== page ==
Renewable Energy: The Way to the Future

“The tree which moves some to tears of joy, is in the eyes of others only a green thing that stands in the way, some see nature all ridicule and deformity…. And some scarce see nature at all….”

These lines by the well-known English poet William Blake are somewhat reflective of the way in which some of us perceive the issue environment. Nonetheless, in the last few years, environment has gone beyond just saving the trees to incorporate larger and deeper concerns such as “environmental degradation” and “ecological consciousness.: Environment is more than a happening issue to be part of; it is a serious concern for it jeopardizes any efforts for sustainable development, progress and to a large extent our own survival. 

Renewable Energy is seen as an important initiative in the efforts to a greener future as it replenishes energy needs through natural resources such sun, wind and rain. There are various types of renewable energy which can replace conventional energy primarily in the area of power generation, heating, transportation fuel as well as smaller rural energy projects. 

However, one form of renewal energy that has been getting much attention is Wind Power where turbines move with a steady airflow to generate energy without creating harmful greenhouse gases like methane and carbon dioxide. However, to be effective in power generation it not only needs sufficient land to be erected but also wind speed to make the turbines move.  The last few years has seen the capacity of the technology grow considerably with the United States becoming a world leader in harnessing the power of wind and countries such as Spain, China and India embracing the potential it has to change the global energy production. Although the capital cost for setting up a Wind Power Unit is expensive the fuel cost for Wind Power is negligible.  

In 1979, Danish manufacturers Kuriant, Vestas, Nordtank and Bobus became the driving force of the modern wind power industry by manufacturing a number of wind turbines. Though, more than 5,500 years ago, humans were already harnessing the power of the wind to irrigate agricultural lands. In the 7th century, countries such as Afghanistan were using wind power to grind grains. However, the innovations of the wind turbine can be traced to the 1800’s with the likes of American Charles F. Brush, Scottish academic Professor James Blyth, and Danish inventor and scientist Poul la Cour undertook experiments and construction of wind turbines. The early 20th century saw small wind turbines were being used in rural areas of the United States and Scandinavia with larger units being slowly incorporated for energy requirements in places such as Vermont (USA).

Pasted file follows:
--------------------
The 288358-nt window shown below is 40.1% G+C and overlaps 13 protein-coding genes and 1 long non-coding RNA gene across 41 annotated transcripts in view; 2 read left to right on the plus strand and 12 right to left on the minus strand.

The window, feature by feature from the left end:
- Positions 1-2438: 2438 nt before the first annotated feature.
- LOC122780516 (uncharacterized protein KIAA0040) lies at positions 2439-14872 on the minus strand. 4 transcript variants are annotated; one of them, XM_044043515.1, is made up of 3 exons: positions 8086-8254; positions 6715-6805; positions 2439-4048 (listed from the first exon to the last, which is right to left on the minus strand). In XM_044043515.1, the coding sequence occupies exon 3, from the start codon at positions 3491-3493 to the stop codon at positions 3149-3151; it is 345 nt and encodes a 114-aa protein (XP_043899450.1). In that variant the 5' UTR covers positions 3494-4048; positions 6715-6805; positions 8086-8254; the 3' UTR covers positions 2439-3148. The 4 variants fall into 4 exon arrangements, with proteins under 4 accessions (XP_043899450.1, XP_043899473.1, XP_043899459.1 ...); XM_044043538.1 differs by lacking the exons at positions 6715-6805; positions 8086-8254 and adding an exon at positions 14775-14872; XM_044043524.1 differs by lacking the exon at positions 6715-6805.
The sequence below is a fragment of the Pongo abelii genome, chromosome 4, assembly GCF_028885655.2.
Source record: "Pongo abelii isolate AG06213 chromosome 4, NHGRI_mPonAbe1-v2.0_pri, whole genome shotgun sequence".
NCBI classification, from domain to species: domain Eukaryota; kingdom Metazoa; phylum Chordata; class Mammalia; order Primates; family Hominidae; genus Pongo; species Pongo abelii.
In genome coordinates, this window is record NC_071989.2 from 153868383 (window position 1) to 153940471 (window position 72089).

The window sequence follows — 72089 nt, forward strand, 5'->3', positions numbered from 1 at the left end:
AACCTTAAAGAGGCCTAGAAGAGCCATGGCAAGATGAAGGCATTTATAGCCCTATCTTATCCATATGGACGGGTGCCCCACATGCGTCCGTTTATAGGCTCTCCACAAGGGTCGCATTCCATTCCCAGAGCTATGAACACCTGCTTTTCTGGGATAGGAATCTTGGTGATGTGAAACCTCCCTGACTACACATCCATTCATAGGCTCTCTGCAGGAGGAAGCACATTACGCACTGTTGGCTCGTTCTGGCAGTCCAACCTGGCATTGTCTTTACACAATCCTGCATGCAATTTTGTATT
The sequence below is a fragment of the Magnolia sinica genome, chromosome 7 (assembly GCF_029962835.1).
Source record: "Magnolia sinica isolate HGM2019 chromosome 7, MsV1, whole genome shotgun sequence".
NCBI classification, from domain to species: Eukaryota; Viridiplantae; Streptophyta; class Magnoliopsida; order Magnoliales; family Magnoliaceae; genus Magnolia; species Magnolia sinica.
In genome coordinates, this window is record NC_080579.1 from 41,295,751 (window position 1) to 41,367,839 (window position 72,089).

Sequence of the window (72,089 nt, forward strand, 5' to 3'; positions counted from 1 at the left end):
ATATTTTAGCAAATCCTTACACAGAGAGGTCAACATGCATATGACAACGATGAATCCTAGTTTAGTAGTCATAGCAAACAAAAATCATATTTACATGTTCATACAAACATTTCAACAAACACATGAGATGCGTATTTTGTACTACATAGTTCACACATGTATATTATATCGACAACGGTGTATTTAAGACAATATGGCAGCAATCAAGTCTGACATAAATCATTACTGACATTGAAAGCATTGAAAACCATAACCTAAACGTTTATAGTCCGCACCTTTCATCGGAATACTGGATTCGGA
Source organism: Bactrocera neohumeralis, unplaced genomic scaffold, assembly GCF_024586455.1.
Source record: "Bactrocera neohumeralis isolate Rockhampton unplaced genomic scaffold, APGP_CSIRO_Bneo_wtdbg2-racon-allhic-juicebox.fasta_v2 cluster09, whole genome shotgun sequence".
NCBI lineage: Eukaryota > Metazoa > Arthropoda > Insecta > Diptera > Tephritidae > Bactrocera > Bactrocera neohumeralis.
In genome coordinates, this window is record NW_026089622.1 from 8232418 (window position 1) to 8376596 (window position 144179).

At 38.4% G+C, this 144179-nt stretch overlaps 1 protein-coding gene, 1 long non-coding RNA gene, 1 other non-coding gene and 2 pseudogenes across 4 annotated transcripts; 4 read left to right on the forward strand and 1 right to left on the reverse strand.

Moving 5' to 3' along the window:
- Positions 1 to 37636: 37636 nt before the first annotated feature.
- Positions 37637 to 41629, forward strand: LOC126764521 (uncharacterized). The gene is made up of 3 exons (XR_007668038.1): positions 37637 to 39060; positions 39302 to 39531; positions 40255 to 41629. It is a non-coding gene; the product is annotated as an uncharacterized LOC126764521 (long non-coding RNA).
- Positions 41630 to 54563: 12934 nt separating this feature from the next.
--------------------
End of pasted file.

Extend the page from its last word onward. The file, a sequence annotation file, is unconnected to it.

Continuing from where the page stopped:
However, inspite of the advantages, wind power it is not without critics with the noise and aesthetics being an issue with these large turbine across open fields not making  a pretty picture. The turbines are also a potential risk to bats and birds. Every year, in the United States for example, 10,000- 40,000 birds are reportedly killed due to wind turbines according to the studies cited by the American Bird Conservancy. The number of bird deaths, nonetheless as studies have shown is still lower than the deaths caused due to impact of fossil fuels in the environment. There are effective measures being taken to address these issues such as noise reducing-modifications to deal wit the noise generated from the turbines. 

Today, the world is confronted with serious and complex issues associated with the environment. This range from water crisis to third world debt and the struggle gets harder to find effective solutions to deal with it. Many individuals and organizations are making great efforts to create awareness and push forth policies that would give hope for a better future.  But the efforts will continue to be undermined unless the global community realizes the “sense of urgency” in taking effective actions to address the problems facing the world. The use of Renewal Energy as an effective alternative to conventional energy is not without drawbacks and yet it is a positive step that takes closer to a greener and more environmental conscious tomorrow.   

By arrangement with Global Times Magazine   
Images (c) : Craig Hill


More by :  Fatima Chowdhury

Top | Environment

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